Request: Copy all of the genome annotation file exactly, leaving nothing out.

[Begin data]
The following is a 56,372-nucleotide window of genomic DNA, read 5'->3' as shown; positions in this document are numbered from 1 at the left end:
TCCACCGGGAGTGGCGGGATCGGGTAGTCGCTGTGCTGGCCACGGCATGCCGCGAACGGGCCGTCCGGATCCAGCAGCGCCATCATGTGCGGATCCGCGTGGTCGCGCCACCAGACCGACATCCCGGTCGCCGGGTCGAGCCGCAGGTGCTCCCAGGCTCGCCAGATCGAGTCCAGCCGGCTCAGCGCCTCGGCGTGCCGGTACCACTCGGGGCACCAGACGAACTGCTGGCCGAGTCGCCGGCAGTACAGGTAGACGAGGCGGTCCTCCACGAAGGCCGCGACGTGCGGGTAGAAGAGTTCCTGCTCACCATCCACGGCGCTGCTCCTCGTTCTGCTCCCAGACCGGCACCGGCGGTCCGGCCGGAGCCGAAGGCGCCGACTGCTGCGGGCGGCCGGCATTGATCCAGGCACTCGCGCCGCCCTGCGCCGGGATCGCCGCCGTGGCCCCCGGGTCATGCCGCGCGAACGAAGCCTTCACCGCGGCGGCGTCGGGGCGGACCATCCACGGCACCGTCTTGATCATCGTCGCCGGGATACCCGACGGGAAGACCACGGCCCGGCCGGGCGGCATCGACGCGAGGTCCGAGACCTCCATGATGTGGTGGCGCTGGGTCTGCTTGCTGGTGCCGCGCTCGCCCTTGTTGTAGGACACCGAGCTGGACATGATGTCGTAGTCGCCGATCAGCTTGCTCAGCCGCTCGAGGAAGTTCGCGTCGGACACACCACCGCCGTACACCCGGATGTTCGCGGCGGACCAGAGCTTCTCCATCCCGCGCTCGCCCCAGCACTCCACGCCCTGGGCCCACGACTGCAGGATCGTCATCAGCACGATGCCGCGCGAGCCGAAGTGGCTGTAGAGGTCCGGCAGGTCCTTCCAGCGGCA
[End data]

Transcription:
The following is a 56,372-nucleotide window of genomic DNA, read 5'->3' as shown; positions in this document are numbered from 1 at the left end:
TCCACCGGGAGTGGCGGGATCGGGTAGTCGCTGTGCTGGCCACGGCATGCCGCGAACGGGCCGTCCGGATCCAGCAGCGCCATCATGTGCGGATCCGCGTGGTCGCGCCACCAGACCGACATCCCGGTCGCCGGGTCGAGCCGCAGGTGCTCCCAGGCTCGCCAGATCGAGTCCAGCCGGCTCAGCGCCTCGGCGTGCCGGTACCACTCGGGGCACCAGACGAACTGCTGGCCGAGTCGCCGGCAGTACAGGTAGACGAGGCGGTCCTCCACGAAGGCCGCGACGTGCGGGTAGAAGAGTTCCTGCTCACCATCCACGGCGCTGCTCCTCGTTCTGCTCCCAGACCGGCACCGGCGGTCCGGCCGGAGCCGAAGGCGCCGACTGCTGCGGGCGGCCGGCATTGATCCAGGCACTCGCGCCGCCCTGCGCCGGGATCGCCGCCGTGGCCCCCGGGTCATGCCGCGCGAACGAAGCCTTCACCGCGGCGGCGTCGGGGCGGACCATCCACGGCACCGTCTTGATCATCGTCGCCGGGATACCCGACGGGAAGACCACGGCCCGGCCGGGCGGCATCGACGCGAGGTCCGAGACCTCCATGATGTGGTGGCGCTGGGTCTGCTTGCTGGTGCCGCGCTCGCCCTTGTTGTAGGACACCGAGCTGGACATGATGTCGTAGTCGCCGATCAGCTTGCTCAGCCGCTCGAGGAAGTTCGCGTCGGACACACCACCGCCGTACACCCGGATGTTCGCGGCGGACCAGAGCTTCTCCATCCCGCGCTCGCCCCAGCACTCCACGCCCTGGGCCCACGACTGCAGGATCGTCATCAGCACGATGCCGCGCGAGCCGAAGTGGCTGTAGAGGTCCGGCAGGTCCTTCCAGCGGCA